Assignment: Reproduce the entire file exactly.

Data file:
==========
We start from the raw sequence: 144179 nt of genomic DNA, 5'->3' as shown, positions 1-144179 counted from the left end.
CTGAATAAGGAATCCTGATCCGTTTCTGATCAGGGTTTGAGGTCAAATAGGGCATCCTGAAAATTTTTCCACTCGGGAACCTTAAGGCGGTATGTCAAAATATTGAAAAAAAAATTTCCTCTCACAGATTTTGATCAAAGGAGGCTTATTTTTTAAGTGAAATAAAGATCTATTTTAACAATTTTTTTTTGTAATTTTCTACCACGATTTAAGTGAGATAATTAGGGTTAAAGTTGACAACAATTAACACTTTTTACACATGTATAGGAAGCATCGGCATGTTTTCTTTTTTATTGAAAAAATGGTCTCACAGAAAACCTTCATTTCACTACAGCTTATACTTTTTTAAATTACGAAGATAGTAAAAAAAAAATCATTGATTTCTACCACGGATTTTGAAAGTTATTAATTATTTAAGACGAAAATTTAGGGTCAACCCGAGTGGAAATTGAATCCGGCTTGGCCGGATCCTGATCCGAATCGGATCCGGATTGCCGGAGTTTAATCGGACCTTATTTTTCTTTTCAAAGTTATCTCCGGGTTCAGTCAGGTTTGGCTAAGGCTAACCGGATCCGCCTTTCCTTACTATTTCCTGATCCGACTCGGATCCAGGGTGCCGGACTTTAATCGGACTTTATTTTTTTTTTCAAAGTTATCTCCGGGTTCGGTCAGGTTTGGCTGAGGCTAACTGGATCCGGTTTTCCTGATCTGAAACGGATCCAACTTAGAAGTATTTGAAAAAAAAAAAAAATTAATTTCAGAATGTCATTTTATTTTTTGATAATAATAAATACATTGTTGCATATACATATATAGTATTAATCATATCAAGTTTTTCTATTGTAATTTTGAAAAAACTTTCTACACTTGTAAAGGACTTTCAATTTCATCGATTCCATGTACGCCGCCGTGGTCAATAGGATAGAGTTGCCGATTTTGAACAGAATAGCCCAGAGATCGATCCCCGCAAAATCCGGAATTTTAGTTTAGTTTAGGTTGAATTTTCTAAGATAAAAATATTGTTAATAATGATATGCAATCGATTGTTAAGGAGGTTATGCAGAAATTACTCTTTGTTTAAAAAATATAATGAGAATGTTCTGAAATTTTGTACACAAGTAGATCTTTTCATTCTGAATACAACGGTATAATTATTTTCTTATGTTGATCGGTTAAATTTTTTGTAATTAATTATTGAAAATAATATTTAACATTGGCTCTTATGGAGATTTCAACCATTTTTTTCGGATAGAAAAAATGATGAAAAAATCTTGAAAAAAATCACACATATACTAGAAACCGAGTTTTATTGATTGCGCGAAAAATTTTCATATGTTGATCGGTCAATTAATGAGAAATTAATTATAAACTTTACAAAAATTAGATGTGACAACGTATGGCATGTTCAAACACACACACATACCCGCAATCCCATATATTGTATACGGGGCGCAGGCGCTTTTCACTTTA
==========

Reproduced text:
We start from the raw sequence: 144179 nt of genomic DNA, 5'->3' as shown, positions 1-144179 counted from the left end.
CTGAATAAGGAATCCTGATCCGTTTCTGATCAGGGTTTGAGGTCAAATAGGGCATCCTGAAAATTTTTCCACTCGGGAACCTTAAGGCGGTATGTCAAAATATTGAAAAAAAAATTTCCTCTCACAGATTTTGATCAAAGGAGGCTTATTTTTTAAGTGAAATAAAGATCTATTTTAACAATTTTTTTTTGTAATTTTCTACCACGATTTAAGTGAGATAATTAGGGTTAAAGTTGACAACAATTAACACTTTTTACACATGTATAGGAAGCATCGGCATGTTTTCTTTTTTATTGAAAAAATGGTCTCACAGAAAACCTTCATTTCACTACAGCTTATACTTTTTTAAATTACGAAGATAGTAAAAAAAAAATCATTGATTTCTACCACGGATTTTGAAAGTTATTAATTATTTAAGACGAAAATTTAGGGTCAACCCGAGTGGAAATTGAATCCGGCTTGGCCGGATCCTGATCCGAATCGGATCCGGATTGCCGGAGTTTAATCGGACCTTATTTTTCTTTTCAAAGTTATCTCCGGGTTCAGTCAGGTTTGGCTAAGGCTAACCGGATCCGCCTTTCCTTACTATTTCCTGATCCGACTCGGATCCAGGGTGCCGGACTTTAATCGGACTTTATTTTTTTTTTCAAAGTTATCTCCGGGTTCGGTCAGGTTTGGCTGAGGCTAACTGGATCCGGTTTTCCTGATCTGAAACGGATCCAACTTAGAAGTATTTGAAAAAAAAAAAAAATTAATTTCAGAATGTCATTTTATTTTTTGATAATAATAAATACATTGTTGCATATACATATATAGTATTAATCATATCAAGTTTTTCTATTGTAATTTTGAAAAAACTTTCTACACTTGTAAAGGACTTTCAATTTCATCGATTCCATGTACGCCGCCGTGGTCAATAGGATAGAGTTGCCGATTTTGAACAGAATAGCCCAGAGATCGATCCCCGCAAAATCCGGAATTTTAGTTTAGTTTAGGTTGAATTTTCTAAGATAAAAATATTGTTAATAATGATATGCAATCGATTGTTAAGGAGGTTATGCAGAAATTACTCTTTGTTTAAAAAATATAATGAGAATGTTCTGAAATTTTGTACACAAGTAGATCTTTTCATTCTGAATACAACGGTATAATTATTTTCTTATGTTGATCGGTTAAATTTTTTGTAATTAATTATTGAAAATAATATTTAACATTGGCTCTTATGGAGATTTCAACCATTTTTTTCGGATAGAAAAAATGATGAAAAAATCTTGAAAAAAATCACACATATACTAGAAACCGAGTTTTATTGATTGCGCGAAAAATTTTCATATGTTGATCGGTCAATTAATGAGAAATTAATTATAAACTTTACAAAAATTAGATGTGACAACGTATGGCATGTTCAAACACACACACATACCCGCAATCCCATATATTGTATACGGGGCGCAGGCGCTTTTCACTTTA